DOBSON — Town commissioners will wait on some guidance before entering into a contract to provide financial transparency statements online.
A requirement counties and municipalities place their financial statements on the internet was placed in the current year’s state budget bill. However, the verbiage is vague, according to Josh Smith, Dobson town manager.
“I guess it depends on what the legislature decides,” said Smith, as he told the Dobson Board of Commissioners the legislation fails to explain how in-depth online financial reporting must be.
“We don’t know if it needs to be at checkbook-level yet.”
At Thursday’s town board meeting Smith presented a contract with Open Gov to provide the service. Online users would be able to view all transactions using Open Gov’s tool, which automatically would link to the town’s accounting programs.
The cost would be about $8,000 to get the service up and running and about $5,000 in usage fees annually thereafter. Smith said the program had other uses as well.
“It would be like having a statistician on staff,” explained Smith.
The program could create graphs, analysis and other tools town staff could use, but for which there isn’t necessarily a need, said Smith.
The town’s current plan to meet the legislature’s requirements involve scanning a financial report and uploading it to the website. The reports include fund balances and amounts expended, but don’t annotate each transaction.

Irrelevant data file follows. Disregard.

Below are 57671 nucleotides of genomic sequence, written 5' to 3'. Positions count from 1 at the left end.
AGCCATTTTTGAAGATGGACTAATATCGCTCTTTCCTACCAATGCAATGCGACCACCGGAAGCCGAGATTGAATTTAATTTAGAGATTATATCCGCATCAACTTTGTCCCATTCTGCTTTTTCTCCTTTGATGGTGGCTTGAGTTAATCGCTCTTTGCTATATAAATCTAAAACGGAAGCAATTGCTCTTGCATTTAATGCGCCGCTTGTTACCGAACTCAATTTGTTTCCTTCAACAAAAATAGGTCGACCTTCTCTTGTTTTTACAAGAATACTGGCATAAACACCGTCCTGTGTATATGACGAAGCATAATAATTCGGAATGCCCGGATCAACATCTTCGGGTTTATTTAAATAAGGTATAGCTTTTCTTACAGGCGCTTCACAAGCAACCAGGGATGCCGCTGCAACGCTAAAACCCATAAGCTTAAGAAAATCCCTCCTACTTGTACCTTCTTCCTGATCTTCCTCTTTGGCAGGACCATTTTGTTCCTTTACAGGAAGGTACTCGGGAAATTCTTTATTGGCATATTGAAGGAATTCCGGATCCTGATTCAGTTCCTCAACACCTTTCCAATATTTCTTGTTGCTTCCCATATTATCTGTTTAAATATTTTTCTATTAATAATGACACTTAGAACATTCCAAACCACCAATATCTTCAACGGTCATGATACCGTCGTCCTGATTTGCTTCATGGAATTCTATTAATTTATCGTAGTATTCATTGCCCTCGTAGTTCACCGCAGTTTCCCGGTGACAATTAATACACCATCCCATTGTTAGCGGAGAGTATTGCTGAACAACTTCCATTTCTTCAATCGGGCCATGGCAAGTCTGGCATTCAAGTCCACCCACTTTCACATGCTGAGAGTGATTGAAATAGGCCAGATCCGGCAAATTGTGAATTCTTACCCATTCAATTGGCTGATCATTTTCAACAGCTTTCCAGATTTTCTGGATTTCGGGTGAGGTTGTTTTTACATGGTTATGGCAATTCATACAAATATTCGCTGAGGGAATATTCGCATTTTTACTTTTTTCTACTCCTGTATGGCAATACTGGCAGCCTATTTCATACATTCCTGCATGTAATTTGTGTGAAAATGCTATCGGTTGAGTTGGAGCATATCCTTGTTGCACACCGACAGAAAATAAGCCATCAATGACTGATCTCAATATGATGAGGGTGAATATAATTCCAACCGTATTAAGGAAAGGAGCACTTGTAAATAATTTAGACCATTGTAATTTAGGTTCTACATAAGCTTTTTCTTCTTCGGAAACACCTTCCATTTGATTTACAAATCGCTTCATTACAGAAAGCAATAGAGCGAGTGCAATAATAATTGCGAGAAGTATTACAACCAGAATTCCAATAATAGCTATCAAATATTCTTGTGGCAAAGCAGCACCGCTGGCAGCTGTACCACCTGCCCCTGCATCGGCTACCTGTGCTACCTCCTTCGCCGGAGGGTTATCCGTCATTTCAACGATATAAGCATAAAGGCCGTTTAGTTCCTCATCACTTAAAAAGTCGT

Surry County launched its financial transparency tool early in the year, which includes a full report of every expense paid. The county’s agreement with Tyler Technologies, the company which was already providing the county’s financial software programs, cost taxpayers $9,500.
Pilot Mountain uses Open Gov to fulfill the legislature’s reporting requirement, according to Smith.
While any financial information is always available to residents at town hall, the board opted to wait on more guidance regarding what is needed to fulfill the transparency requirement before entering into any agreements.
“I don’t think we need to jump the gun and spend $8,000 or $9,000 on something we may not need,” said Commissioner Todd Dockery.
Commissioner John Lawson asked when the state will make such “checkbook-level” financial information for its own transactions available to online viewers.
“Why would they want us to do it if they can’t do it?” asked Lawson.
“They (state lawmakers) pass a law, and it costs our taxpayers money,” added Mayor Ricky Draughn.
The contract was tabled until state officials better define what they are looking for in local government financial reporting.
In other business, the board voted unanimously to approve the rezoning of a property to a business at 413 East Atkins St. The property is likely to be used by PQA Healthcare, a mental health provider, according to Smith.
Language was altered in the town’s zoning ordinance, removing a vaguely written “average lot-width” requirement from the law.
The town’s water and sewer customers will also be able to pay bills by way of credit card or electronic check. A contract approved Thursday with Paymentus will allow customers to pay online or in person at town hall.
There will be a $2 fee associated with credit card payments, and a $1 fee associated with electronic checks. All fees will be shouldered by those who opt to use the services, according to Smith. The service will cost the town nothing.
Andy is a staff writer and may be reached at 415-4698.